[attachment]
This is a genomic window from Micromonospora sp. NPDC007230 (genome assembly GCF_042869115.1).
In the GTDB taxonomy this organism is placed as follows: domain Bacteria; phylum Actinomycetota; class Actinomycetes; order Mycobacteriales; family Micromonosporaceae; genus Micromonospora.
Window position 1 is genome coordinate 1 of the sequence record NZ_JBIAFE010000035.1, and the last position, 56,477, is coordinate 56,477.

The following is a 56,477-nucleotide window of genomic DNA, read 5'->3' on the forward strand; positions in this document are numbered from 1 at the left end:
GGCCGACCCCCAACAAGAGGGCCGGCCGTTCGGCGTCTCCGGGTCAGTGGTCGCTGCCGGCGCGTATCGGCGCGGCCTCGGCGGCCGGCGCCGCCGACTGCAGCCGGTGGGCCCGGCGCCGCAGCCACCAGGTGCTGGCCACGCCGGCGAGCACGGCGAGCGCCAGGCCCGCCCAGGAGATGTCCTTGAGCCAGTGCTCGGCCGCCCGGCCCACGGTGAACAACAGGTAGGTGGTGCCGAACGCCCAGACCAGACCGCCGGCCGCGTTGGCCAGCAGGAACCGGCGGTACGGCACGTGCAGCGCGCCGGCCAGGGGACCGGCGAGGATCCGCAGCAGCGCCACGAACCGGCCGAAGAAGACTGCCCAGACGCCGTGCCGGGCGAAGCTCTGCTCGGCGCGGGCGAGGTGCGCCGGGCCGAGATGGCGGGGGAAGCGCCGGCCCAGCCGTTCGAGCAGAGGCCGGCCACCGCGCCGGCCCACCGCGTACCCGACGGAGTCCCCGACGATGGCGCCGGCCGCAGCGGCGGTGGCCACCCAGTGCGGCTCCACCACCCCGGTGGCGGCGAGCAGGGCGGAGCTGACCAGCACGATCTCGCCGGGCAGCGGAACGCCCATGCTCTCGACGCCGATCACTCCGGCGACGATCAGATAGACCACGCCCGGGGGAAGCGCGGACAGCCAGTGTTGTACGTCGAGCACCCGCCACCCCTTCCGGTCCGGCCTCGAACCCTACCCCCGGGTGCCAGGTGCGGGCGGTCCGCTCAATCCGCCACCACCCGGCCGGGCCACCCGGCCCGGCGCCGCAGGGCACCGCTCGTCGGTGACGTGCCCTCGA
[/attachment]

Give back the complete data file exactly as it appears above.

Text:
This is a genomic window from Micromonospora sp. NPDC007230 (genome assembly GCF_042869115.1).
In the GTDB taxonomy this organism is placed as follows: domain Bacteria; phylum Actinomycetota; class Actinomycetes; order Mycobacteriales; family Micromonosporaceae; genus Micromonospora.
Window position 1 is genome coordinate 1 of the sequence record NZ_JBIAFE010000035.1, and the last position, 56,477, is coordinate 56,477.

The following is a 56,477-nucleotide window of genomic DNA, read 5'->3' on the forward strand; positions in this document are numbered from 1 at the left end:
GGCCGACCCCCAACAAGAGGGCCGGCCGTTCGGCGTCTCCGGGTCAGTGGTCGCTGCCGGCGCGTATCGGCGCGGCCTCGGCGGCCGGCGCCGCCGACTGCAGCCGGTGGGCCCGGCGCCGCAGCCACCAGGTGCTGGCCACGCCGGCGAGCACGGCGAGCGCCAGGCCCGCCCAGGAGATGTCCTTGAGCCAGTGCTCGGCCGCCCGGCCCACGGTGAACAACAGGTAGGTGGTGCCGAACGCCCAGACCAGACCGCCGGCCGCGTTGGCCAGCAGGAACCGGCGGTACGGCACGTGCAGCGCGCCGGCCAGGGGACCGGCGAGGATCCGCAGCAGCGCCACGAACCGGCCGAAGAAGACTGCCCAGACGCCGTGCCGGGCGAAGCTCTGCTCGGCGCGGGCGAGGTGCGCCGGGCCGAGATGGCGGGGGAAGCGCCGGCCCAGCCGTTCGAGCAGAGGCCGGCCACCGCGCCGGCCCACCGCGTACCCGACGGAGTCCCCGACGATGGCGCCGGCCGCAGCGGCGGTGGCCACCCAGTGCGGCTCCACCACCCCGGTGGCGGCGAGCAGGGCGGAGCTGACCAGCACGATCTCGCCGGGCAGCGGAACGCCCATGCTCTCGACGCCGATCACTCCGGCGACGATCAGATAGACCACGCCCGGGGGAAGCGCGGACAGCCAGTGTTGTACGTCGAGCACCCGCCACCCCTTCCGGTCCGGCCTCGAACCCTACCCCCGGGTGCCAGGTGCGGGCGGTCCGCTCAATCCGCCACCACCCGGCCGGGCCACCCGGCCCGGCGCCGCAGGGCACCGCTCGTCGGTGACGTGCCCTCGA